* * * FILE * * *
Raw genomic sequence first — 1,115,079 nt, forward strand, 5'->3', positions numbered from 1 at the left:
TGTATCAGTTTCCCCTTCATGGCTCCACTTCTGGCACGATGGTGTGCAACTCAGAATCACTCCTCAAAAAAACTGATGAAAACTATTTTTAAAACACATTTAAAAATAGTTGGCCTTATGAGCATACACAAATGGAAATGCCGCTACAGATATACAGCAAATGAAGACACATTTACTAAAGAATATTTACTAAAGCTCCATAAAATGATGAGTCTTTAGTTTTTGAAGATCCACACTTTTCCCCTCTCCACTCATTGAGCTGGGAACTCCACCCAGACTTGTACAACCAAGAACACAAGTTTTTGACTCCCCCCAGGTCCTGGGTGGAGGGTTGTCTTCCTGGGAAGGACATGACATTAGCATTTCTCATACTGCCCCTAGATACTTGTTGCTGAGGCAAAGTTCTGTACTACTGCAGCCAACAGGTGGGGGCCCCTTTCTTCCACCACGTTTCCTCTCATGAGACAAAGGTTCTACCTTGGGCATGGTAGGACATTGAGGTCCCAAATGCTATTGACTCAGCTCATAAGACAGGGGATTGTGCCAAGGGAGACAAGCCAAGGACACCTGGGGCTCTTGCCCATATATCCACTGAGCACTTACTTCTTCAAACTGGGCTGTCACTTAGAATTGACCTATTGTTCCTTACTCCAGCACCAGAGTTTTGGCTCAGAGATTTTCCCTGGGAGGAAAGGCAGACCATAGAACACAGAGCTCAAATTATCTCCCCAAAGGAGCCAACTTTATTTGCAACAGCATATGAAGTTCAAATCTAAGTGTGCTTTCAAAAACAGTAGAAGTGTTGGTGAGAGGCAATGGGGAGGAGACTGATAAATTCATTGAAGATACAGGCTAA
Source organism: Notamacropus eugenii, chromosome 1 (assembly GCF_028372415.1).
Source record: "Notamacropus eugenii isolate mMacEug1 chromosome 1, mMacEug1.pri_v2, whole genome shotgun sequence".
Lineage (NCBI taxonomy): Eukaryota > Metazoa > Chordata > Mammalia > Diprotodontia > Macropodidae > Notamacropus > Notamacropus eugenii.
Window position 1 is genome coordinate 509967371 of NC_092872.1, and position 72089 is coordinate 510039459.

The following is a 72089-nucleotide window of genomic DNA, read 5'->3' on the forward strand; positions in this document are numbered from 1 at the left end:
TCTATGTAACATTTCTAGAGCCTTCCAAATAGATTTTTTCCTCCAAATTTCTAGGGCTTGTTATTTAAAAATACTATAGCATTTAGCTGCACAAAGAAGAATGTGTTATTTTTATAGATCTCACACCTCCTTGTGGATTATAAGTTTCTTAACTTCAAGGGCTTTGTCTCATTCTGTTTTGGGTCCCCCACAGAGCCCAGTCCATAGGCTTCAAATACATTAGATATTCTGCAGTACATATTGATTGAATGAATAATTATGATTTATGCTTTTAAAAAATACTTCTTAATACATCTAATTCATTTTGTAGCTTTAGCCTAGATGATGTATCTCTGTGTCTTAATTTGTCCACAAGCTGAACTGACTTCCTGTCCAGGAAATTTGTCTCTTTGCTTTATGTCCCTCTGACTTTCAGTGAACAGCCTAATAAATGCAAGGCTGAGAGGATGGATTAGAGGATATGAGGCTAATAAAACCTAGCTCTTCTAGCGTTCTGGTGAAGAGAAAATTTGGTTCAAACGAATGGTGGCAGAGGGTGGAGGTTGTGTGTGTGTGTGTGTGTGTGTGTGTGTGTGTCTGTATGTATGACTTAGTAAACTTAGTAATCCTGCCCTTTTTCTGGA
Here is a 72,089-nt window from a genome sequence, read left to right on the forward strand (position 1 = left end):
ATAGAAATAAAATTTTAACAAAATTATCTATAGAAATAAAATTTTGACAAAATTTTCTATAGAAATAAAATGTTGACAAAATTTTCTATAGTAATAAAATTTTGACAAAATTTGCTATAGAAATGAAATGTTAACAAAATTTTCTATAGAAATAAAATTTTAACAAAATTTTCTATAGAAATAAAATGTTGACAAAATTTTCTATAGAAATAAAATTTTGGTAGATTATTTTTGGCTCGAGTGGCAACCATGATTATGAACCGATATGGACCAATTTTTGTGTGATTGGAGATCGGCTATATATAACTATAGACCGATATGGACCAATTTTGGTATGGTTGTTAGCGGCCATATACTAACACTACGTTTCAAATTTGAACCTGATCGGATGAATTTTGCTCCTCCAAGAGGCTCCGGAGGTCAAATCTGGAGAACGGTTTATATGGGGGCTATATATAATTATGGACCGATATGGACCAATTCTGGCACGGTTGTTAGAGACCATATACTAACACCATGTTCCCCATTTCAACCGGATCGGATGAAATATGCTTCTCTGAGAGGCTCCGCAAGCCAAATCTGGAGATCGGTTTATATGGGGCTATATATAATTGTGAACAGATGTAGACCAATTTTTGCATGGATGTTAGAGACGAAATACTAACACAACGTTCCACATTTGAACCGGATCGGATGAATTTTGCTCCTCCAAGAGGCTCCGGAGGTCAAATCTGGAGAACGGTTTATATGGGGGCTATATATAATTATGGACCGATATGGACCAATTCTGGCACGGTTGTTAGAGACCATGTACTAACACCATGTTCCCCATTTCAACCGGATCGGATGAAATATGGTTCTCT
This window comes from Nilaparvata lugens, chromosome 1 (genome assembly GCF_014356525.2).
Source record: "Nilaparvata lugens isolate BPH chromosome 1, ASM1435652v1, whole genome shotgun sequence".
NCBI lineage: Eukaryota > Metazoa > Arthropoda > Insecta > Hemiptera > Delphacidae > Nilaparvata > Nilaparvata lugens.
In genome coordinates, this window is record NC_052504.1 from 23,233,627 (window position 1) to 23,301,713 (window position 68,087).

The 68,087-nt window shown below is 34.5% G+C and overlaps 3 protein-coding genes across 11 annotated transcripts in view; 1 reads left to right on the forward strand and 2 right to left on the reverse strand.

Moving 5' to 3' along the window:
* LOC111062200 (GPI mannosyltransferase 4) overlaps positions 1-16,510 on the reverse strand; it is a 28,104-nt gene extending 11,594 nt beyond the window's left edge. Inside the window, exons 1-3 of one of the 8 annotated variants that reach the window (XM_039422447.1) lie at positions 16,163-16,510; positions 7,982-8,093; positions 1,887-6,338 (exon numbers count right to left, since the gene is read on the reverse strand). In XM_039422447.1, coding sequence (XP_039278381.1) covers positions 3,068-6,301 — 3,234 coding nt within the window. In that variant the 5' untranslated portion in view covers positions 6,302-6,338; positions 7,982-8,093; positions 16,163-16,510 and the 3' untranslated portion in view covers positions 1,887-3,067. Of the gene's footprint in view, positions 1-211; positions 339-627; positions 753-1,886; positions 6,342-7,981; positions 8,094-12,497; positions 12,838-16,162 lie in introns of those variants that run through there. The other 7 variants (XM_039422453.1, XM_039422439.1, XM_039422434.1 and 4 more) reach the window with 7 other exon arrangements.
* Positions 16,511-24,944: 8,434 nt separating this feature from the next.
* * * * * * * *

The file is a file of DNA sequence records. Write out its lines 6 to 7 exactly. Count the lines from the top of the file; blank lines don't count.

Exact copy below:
Window position 1 is genome coordinate 509967371 of NC_092872.1, and position 72089 is coordinate 510039459.

The following is a 72089-nucleotide window of genomic DNA, read 5'->3' on the forward strand; positions in this document are numbered from 1 at the left end: